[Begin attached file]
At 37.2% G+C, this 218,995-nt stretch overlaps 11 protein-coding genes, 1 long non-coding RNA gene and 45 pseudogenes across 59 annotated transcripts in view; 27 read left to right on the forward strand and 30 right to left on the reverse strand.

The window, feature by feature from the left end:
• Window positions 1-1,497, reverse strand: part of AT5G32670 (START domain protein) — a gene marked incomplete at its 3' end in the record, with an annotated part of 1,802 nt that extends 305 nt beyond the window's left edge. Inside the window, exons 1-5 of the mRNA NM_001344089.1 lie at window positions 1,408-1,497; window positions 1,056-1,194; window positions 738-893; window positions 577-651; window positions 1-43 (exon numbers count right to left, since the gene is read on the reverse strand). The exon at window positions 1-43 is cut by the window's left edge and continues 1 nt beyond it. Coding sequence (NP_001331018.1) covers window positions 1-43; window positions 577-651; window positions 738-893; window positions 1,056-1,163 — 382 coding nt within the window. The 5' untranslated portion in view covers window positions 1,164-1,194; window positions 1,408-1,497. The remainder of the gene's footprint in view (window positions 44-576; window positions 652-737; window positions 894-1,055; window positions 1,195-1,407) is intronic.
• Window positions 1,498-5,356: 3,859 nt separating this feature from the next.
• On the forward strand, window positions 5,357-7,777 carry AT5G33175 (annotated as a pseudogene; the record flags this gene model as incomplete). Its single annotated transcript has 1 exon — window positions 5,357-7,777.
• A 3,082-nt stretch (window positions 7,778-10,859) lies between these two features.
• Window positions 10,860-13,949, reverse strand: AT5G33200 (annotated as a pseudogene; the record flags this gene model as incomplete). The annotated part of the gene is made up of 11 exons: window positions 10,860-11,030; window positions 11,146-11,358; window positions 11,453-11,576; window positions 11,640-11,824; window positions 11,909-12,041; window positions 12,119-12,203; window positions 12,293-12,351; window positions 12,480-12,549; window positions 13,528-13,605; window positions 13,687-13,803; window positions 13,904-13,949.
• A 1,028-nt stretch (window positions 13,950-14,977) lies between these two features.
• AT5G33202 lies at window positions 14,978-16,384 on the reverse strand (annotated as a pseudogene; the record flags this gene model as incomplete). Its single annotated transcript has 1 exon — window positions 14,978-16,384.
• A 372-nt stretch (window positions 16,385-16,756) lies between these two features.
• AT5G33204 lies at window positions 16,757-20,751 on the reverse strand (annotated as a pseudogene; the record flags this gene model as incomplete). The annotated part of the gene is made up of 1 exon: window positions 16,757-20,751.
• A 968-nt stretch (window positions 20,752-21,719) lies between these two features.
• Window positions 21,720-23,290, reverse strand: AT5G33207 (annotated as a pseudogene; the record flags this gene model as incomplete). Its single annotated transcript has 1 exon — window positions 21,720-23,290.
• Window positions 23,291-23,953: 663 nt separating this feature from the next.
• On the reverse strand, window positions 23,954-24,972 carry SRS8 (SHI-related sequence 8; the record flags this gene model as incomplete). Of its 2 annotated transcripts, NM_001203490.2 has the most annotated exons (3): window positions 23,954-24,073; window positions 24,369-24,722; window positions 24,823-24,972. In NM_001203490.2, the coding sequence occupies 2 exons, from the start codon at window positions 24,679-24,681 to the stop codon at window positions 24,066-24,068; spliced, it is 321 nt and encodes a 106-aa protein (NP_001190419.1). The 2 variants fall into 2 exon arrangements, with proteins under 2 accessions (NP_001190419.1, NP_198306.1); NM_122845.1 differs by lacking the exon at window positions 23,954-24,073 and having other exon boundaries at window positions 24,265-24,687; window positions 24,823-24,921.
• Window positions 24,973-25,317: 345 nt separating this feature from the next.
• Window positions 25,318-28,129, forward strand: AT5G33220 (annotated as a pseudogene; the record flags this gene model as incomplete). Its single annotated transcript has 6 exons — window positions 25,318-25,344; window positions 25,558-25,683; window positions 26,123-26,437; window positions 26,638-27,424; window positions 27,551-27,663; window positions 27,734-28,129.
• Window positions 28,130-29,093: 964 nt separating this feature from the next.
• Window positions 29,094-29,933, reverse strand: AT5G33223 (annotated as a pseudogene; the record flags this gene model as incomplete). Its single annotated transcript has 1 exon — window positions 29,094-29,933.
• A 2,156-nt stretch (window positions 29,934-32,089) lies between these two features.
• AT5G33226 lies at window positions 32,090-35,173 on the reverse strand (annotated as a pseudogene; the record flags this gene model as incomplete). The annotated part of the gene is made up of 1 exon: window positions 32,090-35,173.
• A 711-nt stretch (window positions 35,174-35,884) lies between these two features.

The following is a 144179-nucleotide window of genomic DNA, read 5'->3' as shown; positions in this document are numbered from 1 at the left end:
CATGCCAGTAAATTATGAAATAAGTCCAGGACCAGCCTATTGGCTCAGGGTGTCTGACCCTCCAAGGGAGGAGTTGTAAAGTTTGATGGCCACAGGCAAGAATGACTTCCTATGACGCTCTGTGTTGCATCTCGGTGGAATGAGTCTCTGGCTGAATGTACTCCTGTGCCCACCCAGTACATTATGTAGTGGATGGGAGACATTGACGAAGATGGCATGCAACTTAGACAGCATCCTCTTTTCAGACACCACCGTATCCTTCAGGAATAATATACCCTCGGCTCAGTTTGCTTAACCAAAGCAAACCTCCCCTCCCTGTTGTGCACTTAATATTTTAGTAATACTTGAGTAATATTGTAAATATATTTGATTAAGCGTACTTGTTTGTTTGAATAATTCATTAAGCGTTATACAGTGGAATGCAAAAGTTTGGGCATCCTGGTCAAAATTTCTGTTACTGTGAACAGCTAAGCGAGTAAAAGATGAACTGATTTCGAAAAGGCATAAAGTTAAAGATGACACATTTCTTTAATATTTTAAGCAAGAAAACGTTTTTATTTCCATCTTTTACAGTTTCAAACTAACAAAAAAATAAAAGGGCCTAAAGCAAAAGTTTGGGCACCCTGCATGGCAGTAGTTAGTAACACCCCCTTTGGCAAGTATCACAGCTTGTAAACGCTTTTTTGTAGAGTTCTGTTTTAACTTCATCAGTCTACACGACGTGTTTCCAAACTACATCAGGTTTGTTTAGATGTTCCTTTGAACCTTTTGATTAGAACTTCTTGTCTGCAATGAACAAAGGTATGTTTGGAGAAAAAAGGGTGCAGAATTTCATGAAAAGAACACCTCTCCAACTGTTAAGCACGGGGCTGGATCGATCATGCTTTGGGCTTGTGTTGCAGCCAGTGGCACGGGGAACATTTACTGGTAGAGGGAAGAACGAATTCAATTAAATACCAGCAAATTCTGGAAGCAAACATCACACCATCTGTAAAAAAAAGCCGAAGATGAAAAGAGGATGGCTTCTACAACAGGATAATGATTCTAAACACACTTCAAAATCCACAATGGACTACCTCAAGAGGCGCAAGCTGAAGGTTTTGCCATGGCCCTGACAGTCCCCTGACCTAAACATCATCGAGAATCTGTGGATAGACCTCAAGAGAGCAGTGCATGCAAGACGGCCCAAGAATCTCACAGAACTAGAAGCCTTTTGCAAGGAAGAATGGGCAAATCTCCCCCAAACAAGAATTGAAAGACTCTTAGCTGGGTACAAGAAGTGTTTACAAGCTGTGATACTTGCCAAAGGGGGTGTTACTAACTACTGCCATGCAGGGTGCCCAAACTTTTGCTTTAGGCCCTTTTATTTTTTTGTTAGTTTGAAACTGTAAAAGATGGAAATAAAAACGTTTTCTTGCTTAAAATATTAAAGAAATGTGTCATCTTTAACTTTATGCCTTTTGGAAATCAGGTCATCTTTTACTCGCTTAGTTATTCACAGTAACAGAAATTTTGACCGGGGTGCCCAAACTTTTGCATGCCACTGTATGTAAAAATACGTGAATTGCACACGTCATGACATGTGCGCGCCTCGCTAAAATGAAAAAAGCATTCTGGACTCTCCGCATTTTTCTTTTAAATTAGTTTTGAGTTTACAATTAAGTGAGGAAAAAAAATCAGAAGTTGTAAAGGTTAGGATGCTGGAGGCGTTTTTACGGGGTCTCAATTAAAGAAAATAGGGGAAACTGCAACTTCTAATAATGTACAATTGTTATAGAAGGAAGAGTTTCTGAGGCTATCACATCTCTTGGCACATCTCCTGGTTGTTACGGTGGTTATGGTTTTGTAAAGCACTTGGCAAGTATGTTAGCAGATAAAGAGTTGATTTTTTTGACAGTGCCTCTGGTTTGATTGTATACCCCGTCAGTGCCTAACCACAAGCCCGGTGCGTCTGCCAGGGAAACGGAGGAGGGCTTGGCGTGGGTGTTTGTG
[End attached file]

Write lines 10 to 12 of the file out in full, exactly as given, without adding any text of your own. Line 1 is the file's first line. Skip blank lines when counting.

• A 372-nt stretch (window positions 16,385-16,756) lies between these two features.
• AT5G33204 lies at window positions 16,757-20,751 on the reverse strand (annotated as a pseudogene; the record flags this gene model as incomplete). The annotated part of the gene is made up of 1 exon: window positions 16,757-20,751.
• A 968-nt stretch (window positions 20,752-21,719) lies between these two features.